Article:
Morinda rose from the sofa. “I must escort you to your bedchamber. I’ll send for the slave boys to wait upon you. Tonight will be a time of feasting, for you’re troubled and weary and need re-freshening. I’ll prepare a spiced bath to your satisfaction and see that your clothing is laundered. You must be perfumed and pampered,” she finished, almost in mockery.

Brack’s muscles stiffened at Morinda’s audacity. But, “I’m undeserving of your splendid hospitality,” was his only response. He knew she wouldn’t take no for an answer. He knew he’d have to appease her.

*     *     *

Brack stood naked in the castle bedchamber, wondering what awaited him. A wild excitement brewed inside of him. He knew he was weakening, his resolve failing. Despite his intentions, Morinda had aroused him, and now, he feared, he’d become just a puppet to her whims. No, he thought. I won’t let her do that to me! But he knew resistance was futile, and denying the inevitable was only lying to himself.

An eerie silence filled the castle. Where were the masseurs? Where were the slave boys? She couldn’t have needed that many innards for spells. Or could she? It seemed that dark mystery had opened wide its famished jaws and swallowed all of life except for just his own, and that had been spared only for Morinda.

Upon the shelf a candle hissed. Brack picked up a strip of fresh linen and toweled off his muscular arms, stubbly face, and hairy chest. In the corner his bath still steamed with warmth, though swamp sludge and soap scum had dirtied the water.

He pulled back the bed covers, releasing a spicy scent, orange blossoms stashed beneath the blankets. Cinnamon and sassafras. Anise and juniper berry. The aromas vacillated through him, making him tingle. He lodged himself beneath the sheets, sinking into the mattress.

A knock sounded at the door. “Come in,” he heard his voice say as if in a dream. No! Avessa, he wanted to think, but it was too late. “Morinda,” he said, and the door opened.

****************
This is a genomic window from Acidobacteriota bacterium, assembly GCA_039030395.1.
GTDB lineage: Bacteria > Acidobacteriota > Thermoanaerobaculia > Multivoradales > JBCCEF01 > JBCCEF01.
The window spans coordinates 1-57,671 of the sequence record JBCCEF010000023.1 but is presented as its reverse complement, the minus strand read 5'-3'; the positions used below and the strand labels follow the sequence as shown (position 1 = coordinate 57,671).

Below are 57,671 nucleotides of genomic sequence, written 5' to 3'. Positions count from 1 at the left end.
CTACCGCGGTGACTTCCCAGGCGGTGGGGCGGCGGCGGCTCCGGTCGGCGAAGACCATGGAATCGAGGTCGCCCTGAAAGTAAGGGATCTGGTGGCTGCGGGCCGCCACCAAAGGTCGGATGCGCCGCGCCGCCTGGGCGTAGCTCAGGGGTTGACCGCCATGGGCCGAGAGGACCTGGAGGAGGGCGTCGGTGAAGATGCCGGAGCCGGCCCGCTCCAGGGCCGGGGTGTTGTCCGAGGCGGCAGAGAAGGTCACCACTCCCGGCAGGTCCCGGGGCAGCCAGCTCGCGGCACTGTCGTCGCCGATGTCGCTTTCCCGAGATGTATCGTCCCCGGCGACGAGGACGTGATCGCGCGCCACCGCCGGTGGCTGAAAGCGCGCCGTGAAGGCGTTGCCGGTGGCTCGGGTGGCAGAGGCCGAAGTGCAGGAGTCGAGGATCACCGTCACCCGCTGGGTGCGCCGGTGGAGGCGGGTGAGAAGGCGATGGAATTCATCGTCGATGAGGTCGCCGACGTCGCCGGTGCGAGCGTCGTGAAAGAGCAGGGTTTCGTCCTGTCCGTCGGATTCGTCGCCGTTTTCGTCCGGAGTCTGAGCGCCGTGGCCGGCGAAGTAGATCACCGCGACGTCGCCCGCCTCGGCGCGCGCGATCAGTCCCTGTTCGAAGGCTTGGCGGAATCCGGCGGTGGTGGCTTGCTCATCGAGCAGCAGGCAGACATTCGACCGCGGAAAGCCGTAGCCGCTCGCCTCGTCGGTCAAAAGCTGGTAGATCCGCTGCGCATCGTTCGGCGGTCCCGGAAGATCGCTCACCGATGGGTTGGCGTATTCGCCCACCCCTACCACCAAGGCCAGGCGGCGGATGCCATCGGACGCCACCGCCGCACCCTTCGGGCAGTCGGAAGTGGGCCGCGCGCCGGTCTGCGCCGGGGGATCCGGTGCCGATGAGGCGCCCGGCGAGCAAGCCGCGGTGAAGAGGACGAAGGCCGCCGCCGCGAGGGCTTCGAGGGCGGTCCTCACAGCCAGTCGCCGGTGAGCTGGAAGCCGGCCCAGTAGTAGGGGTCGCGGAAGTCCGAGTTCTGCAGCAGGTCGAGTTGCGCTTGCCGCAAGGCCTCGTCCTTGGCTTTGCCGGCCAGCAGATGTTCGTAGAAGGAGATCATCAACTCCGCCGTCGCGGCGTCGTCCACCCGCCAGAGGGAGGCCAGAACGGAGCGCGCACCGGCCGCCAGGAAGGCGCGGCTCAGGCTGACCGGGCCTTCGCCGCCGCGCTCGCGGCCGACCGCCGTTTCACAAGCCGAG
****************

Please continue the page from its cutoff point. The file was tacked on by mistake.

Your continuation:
Morinda entered, wearing a crimson robe of satin and carrying a tray of burning incense. Not speaking a word, her lips a mocking half grin, she placed the incense on the wooden table. Pink and green smoke, so aromatic Brack could almost taste it, curled through the air with dizzying intoxication, clouding his mind and swirling his thoughts into deeper desire. His heartbeat rushed, though he fought to stay sober.

Morinda approached the bed, smiling. Her fingers loosened the tie of her robe. She let it slip away and fall to the floor. Seeming almost bashful, she draped her unbound hair over one shoulder, forming a partial covering for her nakedness, dancing with shadows.

She neared the edge of the bed. Brack could smell her intense aroma: safrole, jasmine, and rose. Hardly standing his own excitement, he pulled back the sheets, welcoming Morinda inside the covers. He could do nothing else. He could say nothing else.

Ylang ylang. Tonka bean. Coriander. Myrrh. The incense just kept steaming. Caught in a snare of spice, Brack succumbed to Morinda’s will. He tasted her soft lips. His body entwined with hers, and he soon lost himself to the pleasure.

*     *     *

Slosh! Slosh! Slosh! Brack sat on a stool in front of the churn, pumping goat’s cream into butter. His hair was shorn; clean potato sack pants clothed him; and Morinda’s apron, hand-sewn with cloth spun from flax by her own fingers, covered his chest and torso. He whistled a merry tune.